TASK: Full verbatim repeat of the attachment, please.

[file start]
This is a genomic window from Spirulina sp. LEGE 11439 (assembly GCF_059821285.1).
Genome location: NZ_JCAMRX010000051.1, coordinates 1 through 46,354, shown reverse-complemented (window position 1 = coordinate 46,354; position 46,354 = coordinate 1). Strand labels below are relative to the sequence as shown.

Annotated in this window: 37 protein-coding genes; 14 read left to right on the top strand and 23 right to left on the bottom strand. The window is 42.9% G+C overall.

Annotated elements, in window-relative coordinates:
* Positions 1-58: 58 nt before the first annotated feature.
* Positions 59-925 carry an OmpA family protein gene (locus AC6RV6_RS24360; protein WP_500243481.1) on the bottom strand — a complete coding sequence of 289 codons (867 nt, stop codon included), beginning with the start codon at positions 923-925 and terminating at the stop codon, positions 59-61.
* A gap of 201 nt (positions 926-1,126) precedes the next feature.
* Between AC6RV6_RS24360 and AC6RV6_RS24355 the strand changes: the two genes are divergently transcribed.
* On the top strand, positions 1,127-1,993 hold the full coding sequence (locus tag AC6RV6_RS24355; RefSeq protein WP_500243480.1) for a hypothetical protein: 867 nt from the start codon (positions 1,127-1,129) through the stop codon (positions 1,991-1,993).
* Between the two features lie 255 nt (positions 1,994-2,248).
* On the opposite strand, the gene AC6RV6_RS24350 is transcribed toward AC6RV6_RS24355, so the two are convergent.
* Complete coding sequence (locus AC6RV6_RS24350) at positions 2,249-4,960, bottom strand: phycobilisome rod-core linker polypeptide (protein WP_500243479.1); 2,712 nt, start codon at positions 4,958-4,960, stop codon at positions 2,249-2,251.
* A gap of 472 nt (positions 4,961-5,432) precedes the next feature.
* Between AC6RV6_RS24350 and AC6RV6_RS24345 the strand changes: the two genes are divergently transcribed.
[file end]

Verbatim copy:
This is a genomic window from Spirulina sp. LEGE 11439 (assembly GCF_059821285.1).
Genome location: NZ_JCAMRX010000051.1, coordinates 1 through 46,354, shown reverse-complemented (window position 1 = coordinate 46,354; position 46,354 = coordinate 1). Strand labels below are relative to the sequence as shown.

Annotated in this window: 37 protein-coding genes; 14 read left to right on the top strand and 23 right to left on the bottom strand. The window is 42.9% G+C overall.

Annotated elements, in window-relative coordinates:
* Positions 1-58: 58 nt before the first annotated feature.
* Positions 59-925 carry an OmpA family protein gene (locus AC6RV6_RS24360; protein WP_500243481.1) on the bottom strand — a complete coding sequence of 289 codons (867 nt, stop codon included), beginning with the start codon at positions 923-925 and terminating at the stop codon, positions 59-61.
* A gap of 201 nt (positions 926-1,126) precedes the next feature.
* Between AC6RV6_RS24360 and AC6RV6_RS24355 the strand changes: the two genes are divergently transcribed.
* On the top strand, positions 1,127-1,993 hold the full coding sequence (locus tag AC6RV6_RS24355; RefSeq protein WP_500243480.1) for a hypothetical protein: 867 nt from the start codon (positions 1,127-1,129) through the stop codon (positions 1,991-1,993).
* Between the two features lie 255 nt (positions 1,994-2,248).
* On the opposite strand, the gene AC6RV6_RS24350 is transcribed toward AC6RV6_RS24355, so the two are convergent.
* Complete coding sequence (locus AC6RV6_RS24350) at positions 2,249-4,960, bottom strand: phycobilisome rod-core linker polypeptide (protein WP_500243479.1); 2,712 nt, start codon at positions 4,958-4,960, stop codon at positions 2,249-2,251.
* A gap of 472 nt (positions 4,961-5,432) precedes the next feature.
* Between AC6RV6_RS24350 and AC6RV6_RS24345 the strand changes: the two genes are divergently transcribed.